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A rare Avignon Chaise-a-Porteur (sedan chair)

1750, possibly by Guignet

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A rare Avignon Chaise-a-Porteur (sedan chair)

1750, possibly by Guignet

the cabin of deal and canvas construction with a domed roof clad in blacked Moroccan leather with sides, back and door painted in a "grisailles" repeating foliate field, centred with acanthine cartouches incorporating lions, herms and scene paintings, the front door opening to reveal a silk lined interior glazed with quartered drop-sash windows - one to the front and two to the sides; the sedan chair lacking the original the pair of  poles - threaded through two hasps on each side,


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Dimensions: 172cm (67¾") High, 94cm (37") Wide, 81cm (32") Long, 74 x 71cm at base
Stock code: 46552

It may seem a bizarre anachronism today but with 18th Century urban streets cobbled at best, or at worst a thick quagmire of rutted mud, puddles and dung, the gentle-folk with servants, and with fine shoes, stockings, petticoats – and their reputations – to preserve opted to put those servants to use for short trips. They could be carried in a glazed sedan chair shielded from all the ghastly smells, the flies, and the beastly oomsqa underfoot. For all concerned, it was quicker and easier than harnessing the horses for quick trips – and it became a status symbol.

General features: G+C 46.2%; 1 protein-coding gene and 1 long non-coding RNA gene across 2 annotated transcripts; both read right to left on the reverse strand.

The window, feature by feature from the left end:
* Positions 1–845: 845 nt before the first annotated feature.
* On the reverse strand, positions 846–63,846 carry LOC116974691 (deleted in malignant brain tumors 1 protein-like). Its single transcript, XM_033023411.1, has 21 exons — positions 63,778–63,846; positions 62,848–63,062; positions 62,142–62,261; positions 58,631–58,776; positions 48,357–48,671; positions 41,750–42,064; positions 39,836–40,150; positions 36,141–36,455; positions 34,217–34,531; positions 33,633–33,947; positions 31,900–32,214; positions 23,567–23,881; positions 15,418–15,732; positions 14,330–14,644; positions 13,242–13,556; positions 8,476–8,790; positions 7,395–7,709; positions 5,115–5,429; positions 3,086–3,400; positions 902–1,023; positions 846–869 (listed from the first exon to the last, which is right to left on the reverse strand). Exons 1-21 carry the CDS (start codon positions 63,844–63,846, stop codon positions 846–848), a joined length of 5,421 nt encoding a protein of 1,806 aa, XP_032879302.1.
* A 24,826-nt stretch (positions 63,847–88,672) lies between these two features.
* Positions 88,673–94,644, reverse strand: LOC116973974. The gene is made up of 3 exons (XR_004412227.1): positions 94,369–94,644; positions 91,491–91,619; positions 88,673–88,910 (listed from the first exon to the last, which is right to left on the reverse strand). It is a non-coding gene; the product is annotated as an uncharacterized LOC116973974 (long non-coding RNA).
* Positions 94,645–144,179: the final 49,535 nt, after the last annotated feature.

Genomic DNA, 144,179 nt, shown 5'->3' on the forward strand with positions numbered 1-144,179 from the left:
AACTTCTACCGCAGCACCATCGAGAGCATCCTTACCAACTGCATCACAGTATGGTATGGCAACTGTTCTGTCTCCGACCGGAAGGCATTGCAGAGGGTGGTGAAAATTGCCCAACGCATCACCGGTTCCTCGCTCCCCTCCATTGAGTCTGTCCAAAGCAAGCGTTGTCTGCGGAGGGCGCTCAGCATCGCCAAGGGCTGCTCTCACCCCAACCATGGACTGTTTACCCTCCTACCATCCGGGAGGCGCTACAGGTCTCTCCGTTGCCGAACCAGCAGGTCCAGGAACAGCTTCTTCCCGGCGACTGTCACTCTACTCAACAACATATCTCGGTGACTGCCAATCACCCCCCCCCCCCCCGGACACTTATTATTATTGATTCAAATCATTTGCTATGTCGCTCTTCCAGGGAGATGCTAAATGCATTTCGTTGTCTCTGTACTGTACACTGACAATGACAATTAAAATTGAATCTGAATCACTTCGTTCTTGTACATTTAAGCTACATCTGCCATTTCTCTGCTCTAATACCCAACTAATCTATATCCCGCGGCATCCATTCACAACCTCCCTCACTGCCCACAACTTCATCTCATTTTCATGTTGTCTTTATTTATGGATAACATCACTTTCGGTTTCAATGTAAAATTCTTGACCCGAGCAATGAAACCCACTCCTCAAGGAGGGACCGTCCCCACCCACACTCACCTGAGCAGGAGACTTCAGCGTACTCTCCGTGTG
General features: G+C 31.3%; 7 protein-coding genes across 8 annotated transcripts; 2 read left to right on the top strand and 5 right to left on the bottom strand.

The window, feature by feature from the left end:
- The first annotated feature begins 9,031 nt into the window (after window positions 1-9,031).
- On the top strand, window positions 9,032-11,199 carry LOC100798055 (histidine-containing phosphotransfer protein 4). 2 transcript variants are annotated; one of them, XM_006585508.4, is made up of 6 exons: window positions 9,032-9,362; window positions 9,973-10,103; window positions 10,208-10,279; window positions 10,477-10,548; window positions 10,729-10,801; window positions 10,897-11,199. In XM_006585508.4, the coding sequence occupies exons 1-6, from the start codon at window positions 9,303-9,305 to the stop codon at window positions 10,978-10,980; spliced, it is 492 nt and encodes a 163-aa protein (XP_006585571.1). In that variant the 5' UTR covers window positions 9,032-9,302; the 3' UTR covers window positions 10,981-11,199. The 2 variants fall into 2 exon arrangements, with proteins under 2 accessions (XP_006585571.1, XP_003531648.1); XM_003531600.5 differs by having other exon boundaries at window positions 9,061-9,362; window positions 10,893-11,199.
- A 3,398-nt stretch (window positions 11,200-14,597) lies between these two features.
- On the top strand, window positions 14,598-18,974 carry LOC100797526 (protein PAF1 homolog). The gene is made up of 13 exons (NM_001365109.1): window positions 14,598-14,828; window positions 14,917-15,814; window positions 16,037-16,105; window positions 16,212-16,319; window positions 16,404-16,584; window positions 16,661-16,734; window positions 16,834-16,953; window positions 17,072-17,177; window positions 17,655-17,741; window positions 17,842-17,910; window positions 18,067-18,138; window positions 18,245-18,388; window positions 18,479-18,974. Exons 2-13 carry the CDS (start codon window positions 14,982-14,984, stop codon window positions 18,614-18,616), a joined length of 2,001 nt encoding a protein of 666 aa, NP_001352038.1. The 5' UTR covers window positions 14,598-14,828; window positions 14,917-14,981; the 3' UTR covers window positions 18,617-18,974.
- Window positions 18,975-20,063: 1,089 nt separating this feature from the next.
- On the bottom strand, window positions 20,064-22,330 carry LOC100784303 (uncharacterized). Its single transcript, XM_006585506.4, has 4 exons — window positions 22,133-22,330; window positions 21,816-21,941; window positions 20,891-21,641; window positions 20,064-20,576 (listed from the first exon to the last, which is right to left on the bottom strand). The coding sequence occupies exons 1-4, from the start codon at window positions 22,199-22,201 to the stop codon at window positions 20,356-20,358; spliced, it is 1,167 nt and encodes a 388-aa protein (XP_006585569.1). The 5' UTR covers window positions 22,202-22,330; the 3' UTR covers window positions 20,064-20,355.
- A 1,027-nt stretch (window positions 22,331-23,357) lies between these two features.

This sedan chair is a rare survivor – and it is a good one. It came from the collection of Stephen Loft-Simson whose research has concluded that only about 1200-1600 chairs survive across Europe and less than 10% of these are in Great Britain. This is one of the earliest known.

Loft-Simson notes that, “In London, the glass-windowed sedans became available for public hire from October 1634 and by the late 18th century more than 2,000 of them were available to hire in over thirty seven cities and towns across Great Britain and Ireland. Ornamentation reached its zenith during the period 1745-1775 when there were tens of thousands in private use across Europe.”

Please contact LASSCO for a condition report.